There are several ways to go about flea and tick control, whether it’s topical applications, sprays or collars, but almost all dogs are prone to an infestation. Seasons and locations all have an effect on the prevalence of these insects, but they are best prevented rather than having to treat an infestation. Ticks can cause Lyme disease, while fleas are extremely difficult to eliminate from the home once they settle in.
23. Know your dog
Watch your dog so you are familiar with their routines, their likes and dislikes, sleeping patterns and energy levels. Then you will be hyper-aware if they are off-colour and quick to seek veterinary help if something seems amiss.
Nearly all dogs love exercise. Make sure you are giving your dog appropriate exercise for their age, breed, character and health condition. Different breeds have different energy levels, and some dogs with health issues such as arthritis may not be able to do as much exercise, or as high-intensity. So be guided by your dog, and consult your vet for advice.
And it doesn’t always have to be a long walk outside. You can play fetch or training games in the back yard.
25. Grooming time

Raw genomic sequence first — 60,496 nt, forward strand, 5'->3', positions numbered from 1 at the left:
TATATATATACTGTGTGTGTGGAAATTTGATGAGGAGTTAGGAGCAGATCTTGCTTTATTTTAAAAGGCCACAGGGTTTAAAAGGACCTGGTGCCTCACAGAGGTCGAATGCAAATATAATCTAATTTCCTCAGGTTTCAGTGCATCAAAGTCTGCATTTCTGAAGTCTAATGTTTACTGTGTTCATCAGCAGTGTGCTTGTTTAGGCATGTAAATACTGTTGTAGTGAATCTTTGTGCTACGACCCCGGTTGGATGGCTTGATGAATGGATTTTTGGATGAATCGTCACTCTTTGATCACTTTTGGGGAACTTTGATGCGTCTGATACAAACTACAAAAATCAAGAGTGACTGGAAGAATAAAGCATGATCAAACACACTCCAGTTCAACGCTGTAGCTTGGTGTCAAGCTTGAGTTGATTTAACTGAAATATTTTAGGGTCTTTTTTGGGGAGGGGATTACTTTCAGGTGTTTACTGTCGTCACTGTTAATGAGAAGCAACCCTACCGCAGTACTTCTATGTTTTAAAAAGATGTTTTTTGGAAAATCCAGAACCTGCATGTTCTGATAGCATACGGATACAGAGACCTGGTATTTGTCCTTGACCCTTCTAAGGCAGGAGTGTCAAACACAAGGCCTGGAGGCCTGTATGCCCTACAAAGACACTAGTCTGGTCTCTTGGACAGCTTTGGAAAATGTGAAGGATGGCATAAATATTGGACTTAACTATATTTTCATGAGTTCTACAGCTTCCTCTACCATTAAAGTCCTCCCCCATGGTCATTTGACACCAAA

Dogs with long fur and double-layer coats undoubtedly need more grooming than less hirsute breeds. Many dogs can get away with just a quick brush once a week, but the more labor-intensive ones need a daily groom otherwise their coat will develop thick mats, which can become uncomfortable. It also helps to manage shedding and is good bonding time to boot.
26. Nail clipping
Unless your dog does a lot of exercise on roads or rocky ground, he is likely to need his nails clipped. If you hear them tapping or sliding on the hard floors in your home, it’s time. You can learn how to clip a dog’s nails, with a specific dog nail-clipping tool, but if you’re nervous about cutting the quick, ask your vet to do it, and show you how for next time.
27. Teeth brushing
Dogs are prone to tooth decay, gum disease and bad breath if their teeth are not looked after. You can purchase dental chews and toys that help loosen plaque, as well as brushing their teeth regularly – at least once a day.
28. Weight control